'Rogue trader' Jerome Kerviel breaks his silence to say he will not be made a scapegoat

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The alleged rogue trader, Jérôme Kerviel, sought far and wide by the world's media, appeared briefly in public today for the first time since he was accused of losing nearly €5bn (£3.7bn) two weeks ago.

Looking relaxed and calm, M. Kerviel, 31, posed for pictures and gave a brief interview to the French news agency, Agence France-Presse, at his lawyer's office in Paris. He then walked alone into the streets of the city, despite a claim by the French government that he was under police protection.

During the interview, M. Kerviel, wearing jeans and a checked shirt, admitted "partial responsibility" for the alleged losses of €4.8bn but said he would not allow himself to be made the sole "scapegoat" by his bank, Société Générale.

"I had no personal ambitions in this affair," he told AFP in a 15-minute interview. "My aim was to make money for the bank. You lose track of the amounts involved when you are engaged in this kind of work," said M. Kerviel, who is accused of staking €50bn of the bank's money on an upward movement of European stock markets. "You lose track of reality. You let yourself get carried away."

"I have been identified by Société Générale as [the only guilty party]. I accept my share of the responsibility but I am not going to be the scapegoat for Société Générale," he said, in the offices of his lawyer, Maître Elisabeth Meyer.

M. Kerviel was questioned by investigators for a second time on Monday. During his first interrogation, he accused the bank of being aware that large, unauthorised trades were being made on its trading floor. He said that Société Générale had turned a "blind eye" so long as money was being made. The former trader has been placed under formal investigation for breach of trust, forgery and computer hacking. M. Kerviel has also been the subject of a frantic media manhunt since he was released from custody nine days ago. He told AFP that he was living with friends in the Paris area and spent the weekend in the country.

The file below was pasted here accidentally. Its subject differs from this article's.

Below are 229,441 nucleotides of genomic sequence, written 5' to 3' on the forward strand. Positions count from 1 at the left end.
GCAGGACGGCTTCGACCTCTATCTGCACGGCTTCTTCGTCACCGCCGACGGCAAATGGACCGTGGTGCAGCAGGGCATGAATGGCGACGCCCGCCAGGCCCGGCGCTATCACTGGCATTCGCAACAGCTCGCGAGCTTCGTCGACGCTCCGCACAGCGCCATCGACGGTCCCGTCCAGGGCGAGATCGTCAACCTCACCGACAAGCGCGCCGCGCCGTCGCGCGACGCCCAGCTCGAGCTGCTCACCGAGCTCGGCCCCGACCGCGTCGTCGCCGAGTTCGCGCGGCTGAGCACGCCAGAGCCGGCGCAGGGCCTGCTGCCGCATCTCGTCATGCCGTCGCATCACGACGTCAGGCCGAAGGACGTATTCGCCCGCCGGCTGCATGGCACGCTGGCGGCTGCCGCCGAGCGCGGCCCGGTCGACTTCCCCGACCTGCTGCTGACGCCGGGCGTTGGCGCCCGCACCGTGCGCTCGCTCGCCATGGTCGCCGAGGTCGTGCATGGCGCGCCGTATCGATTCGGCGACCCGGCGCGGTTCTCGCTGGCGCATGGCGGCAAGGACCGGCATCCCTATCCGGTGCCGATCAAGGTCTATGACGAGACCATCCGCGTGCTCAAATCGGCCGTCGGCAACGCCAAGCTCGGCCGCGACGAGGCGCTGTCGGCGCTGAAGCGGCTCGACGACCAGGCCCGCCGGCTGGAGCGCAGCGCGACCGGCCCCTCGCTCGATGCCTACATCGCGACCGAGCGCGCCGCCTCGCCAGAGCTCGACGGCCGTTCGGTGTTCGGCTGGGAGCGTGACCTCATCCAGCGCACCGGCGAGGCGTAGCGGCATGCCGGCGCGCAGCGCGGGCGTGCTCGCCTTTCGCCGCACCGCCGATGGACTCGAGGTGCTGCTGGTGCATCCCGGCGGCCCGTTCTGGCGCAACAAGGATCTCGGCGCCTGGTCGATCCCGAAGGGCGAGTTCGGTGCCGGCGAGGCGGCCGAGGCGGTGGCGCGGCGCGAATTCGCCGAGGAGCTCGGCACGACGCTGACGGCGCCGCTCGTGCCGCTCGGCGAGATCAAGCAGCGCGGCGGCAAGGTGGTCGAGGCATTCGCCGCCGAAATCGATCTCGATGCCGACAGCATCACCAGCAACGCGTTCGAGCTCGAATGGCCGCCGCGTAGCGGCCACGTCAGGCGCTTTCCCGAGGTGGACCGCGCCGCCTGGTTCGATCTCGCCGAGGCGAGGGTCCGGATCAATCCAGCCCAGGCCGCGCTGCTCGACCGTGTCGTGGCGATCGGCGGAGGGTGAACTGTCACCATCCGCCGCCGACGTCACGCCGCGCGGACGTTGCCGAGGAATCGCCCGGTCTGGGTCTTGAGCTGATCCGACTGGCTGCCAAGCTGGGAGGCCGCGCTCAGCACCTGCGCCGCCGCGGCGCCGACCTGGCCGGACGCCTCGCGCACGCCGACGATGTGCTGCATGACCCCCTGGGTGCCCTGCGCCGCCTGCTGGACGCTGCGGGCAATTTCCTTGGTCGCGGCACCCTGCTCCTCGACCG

"I am neither suicidal nor depressive," he said with a smile, dismissing previous media reports that he was mentally "fragile".

The former trader said that he would discuss the allegations against him in detail with the investigating judges – and only the judges. "There are many things to say," M. Kerviel added. "Much of what has appeared in the press is distorted."

An appeal by the state prosecution service against his release from custody is scheduled to be heard in Paris on Friday. "I will be there on Friday," M. Kerviel said. "I have complete confidence in my lawyer."

Jérôme Kerviel is accused of making the largest losses by a single unauthorised trader in financial history. Société Générale says that in the course of 2007 he made unauthorised trades worth €30bn on European stock market futures, "winning" €1.4bn by the end of the year.

Having disguised the size of his exposure, and earnings, with fictitious trades, he went on last month to make even bigger trades. According to the bank, he deliberately set out to lose money in 2008 to bring down the suspicious size of his 2007 earnings. The stock market plunge two weeks ago meant that he lost the bank a net €4.8bn.